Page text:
A Guide to Dentures, Implants, and Implant-Supported Dentures

Guide to dentures or implants

Find the perfect replacement for your missing teeth.

Coping with tooth loss is a struggle millions of Americans experience. Not only can the loss of a tooth impact your smile’s appearance and your own self-confidence, but the loss of multiple or all your teeth can negatively affect your oral and general health. The good news is modern dentistry offers a choice of restoration services that can help patients regain a full, healthy smile. Two very popular prosthetic options include dentures and dental implants.

To help you decide the best tooth replacement for your smile, here is a handy guide on the different varieties of dentures and dental implants.

Traditional Dentures

Dentures are what come to mind when most people think about replacing full arches of missing teeth. These familiar prosthetics are widely available, and modern designs are quite natural and comfortable.

Dentures are removable prosthetic devices that mimic teeth and gums.

Dentures replace full arches of teeth with a prosthetic piece complete with teeth and gums. A variety of materials are used to create dentures, including porcelain, acrylic resin, metal, and nylon.

Dentures rely on soft and hard tissue in the mouth for support.

Denture prosthetics sit directly on the gum, using the soft gum tissue and the harder tissue beneath as a support. Dentures need special adhesives and creams to remain in place and stable.

Partial dentures are an option for replacing multiple missing teeth.

Partial dentures replace one or more missing teeth in patients who still have remaining teeth. This option allows you to use dentures while still having natural teeth in your smile.

Dentures are a low-tech, economical option that do require repairs.

Dentures may be considered low-tech, though advances in design have come a very long way. They are non-invasive to place and generally are an economical choice if you’re on a budget. However, dentures do need repairs, refittings, and occasional replacement, which adds to their long-term expense.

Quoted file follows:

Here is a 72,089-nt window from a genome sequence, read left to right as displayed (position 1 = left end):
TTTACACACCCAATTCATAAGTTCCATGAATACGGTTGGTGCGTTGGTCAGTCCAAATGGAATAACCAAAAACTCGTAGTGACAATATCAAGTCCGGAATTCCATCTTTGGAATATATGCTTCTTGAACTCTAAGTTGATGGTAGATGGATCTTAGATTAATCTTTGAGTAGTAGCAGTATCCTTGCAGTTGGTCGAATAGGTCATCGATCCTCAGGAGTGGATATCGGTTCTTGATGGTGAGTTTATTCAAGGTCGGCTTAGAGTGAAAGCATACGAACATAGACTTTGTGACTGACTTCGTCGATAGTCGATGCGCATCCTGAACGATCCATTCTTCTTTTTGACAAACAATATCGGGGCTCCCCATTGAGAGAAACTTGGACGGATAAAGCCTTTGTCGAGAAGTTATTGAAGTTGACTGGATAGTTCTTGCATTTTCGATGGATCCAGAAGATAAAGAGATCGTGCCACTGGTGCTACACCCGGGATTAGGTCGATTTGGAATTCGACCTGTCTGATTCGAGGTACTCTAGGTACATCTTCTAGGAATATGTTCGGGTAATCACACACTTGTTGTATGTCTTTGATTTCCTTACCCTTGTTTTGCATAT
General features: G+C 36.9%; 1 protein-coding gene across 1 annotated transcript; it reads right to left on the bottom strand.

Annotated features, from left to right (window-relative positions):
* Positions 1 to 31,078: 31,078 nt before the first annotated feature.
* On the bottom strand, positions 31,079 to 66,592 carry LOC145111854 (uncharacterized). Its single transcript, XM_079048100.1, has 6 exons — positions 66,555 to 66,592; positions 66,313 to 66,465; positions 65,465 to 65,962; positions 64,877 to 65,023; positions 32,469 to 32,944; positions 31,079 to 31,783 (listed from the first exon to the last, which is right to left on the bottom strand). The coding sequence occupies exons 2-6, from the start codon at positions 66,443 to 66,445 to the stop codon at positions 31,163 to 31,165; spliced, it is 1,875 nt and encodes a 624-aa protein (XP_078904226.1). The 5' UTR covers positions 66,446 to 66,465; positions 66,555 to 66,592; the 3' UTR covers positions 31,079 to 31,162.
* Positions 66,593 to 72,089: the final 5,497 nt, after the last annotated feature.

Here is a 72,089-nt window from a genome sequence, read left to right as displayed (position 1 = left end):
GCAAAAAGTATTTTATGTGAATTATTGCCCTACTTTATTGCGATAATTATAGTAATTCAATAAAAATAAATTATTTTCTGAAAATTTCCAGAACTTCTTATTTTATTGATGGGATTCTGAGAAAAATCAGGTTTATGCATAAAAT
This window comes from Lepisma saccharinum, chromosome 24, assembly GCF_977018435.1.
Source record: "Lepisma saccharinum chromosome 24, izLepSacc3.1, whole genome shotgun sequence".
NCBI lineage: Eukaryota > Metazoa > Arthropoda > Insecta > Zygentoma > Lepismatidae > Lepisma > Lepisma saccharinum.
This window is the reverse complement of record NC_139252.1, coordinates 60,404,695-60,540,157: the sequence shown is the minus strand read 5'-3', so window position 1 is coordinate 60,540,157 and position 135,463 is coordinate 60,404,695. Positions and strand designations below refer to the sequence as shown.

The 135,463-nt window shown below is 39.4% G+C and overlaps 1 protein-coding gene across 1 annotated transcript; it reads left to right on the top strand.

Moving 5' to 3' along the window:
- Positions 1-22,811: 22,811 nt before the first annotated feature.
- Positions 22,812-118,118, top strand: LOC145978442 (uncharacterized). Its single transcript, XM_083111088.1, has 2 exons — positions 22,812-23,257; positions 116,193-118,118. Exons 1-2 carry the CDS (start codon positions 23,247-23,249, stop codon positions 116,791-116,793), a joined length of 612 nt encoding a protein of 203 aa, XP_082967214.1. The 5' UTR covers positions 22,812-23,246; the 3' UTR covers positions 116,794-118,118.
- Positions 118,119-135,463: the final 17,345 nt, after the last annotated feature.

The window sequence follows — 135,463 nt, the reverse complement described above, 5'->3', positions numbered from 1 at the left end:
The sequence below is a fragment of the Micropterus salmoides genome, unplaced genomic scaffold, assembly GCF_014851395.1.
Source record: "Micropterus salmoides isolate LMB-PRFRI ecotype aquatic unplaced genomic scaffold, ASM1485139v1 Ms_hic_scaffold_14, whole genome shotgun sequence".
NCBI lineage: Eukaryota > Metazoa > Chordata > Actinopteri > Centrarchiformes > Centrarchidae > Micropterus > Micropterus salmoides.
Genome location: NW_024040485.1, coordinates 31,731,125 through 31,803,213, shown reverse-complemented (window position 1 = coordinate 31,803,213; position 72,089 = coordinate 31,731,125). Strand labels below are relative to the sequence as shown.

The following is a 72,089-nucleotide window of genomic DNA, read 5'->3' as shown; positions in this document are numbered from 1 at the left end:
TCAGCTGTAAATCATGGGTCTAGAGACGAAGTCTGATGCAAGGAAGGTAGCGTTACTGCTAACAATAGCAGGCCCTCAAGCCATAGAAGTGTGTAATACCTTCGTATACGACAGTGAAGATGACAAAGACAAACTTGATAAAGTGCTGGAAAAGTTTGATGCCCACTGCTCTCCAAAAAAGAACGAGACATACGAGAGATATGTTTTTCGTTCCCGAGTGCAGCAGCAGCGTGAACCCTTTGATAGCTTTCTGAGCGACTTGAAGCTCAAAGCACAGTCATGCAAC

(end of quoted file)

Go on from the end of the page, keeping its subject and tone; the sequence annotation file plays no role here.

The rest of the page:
Dentures don’t have the strength or stability of natural teeth.

Dentures don’t feel the same as natural teeth. You might feel aware that you’re “wearing” something in your mouth rather than it feeling like a natural part of your mouth. You may also need to change your diet as dentures don’t have the stability and bite force of natural teeth.

Dentures don’t preserve jaw and facial bone health.

Denture-wearers will see that their jawbone and facial appearance do change the longer they have their dentures. This is because the bones in the jaw naturally shrink away if a tooth root isn’t present to stimulate that bone. Dentures aren’t able to prevent this from happening.

Dental Implants

Dental implants are a state-of-the-art prosthetic tooth replacement with superior benefits for patients. While they aren’t the right choice for everyone, they are certainly worth considering if you are a candidate.

Dental implants are a high-tech, three-piece prosthetic tooth replacement.

Conventional dental implants are made of three components—the implant post, the abutment, and the prosthesis. The implant post is made of high-grade titanium, the abutment serves as a foundation for the prosthesis, and the prosthesis is generally a dental crown for an individual tooth.

Dental implants rely on your jawbone for support.

The dental implant post is inserted directly into your jawbone, mimicking the root of a natural tooth. This provides the most stable, natural support possible for any prosthetic tooth replacement. This does mean, however, that in order to be a candidate for an implant you must have a healthy amount of bone to anchor the post or be willing to undergo a bone graft.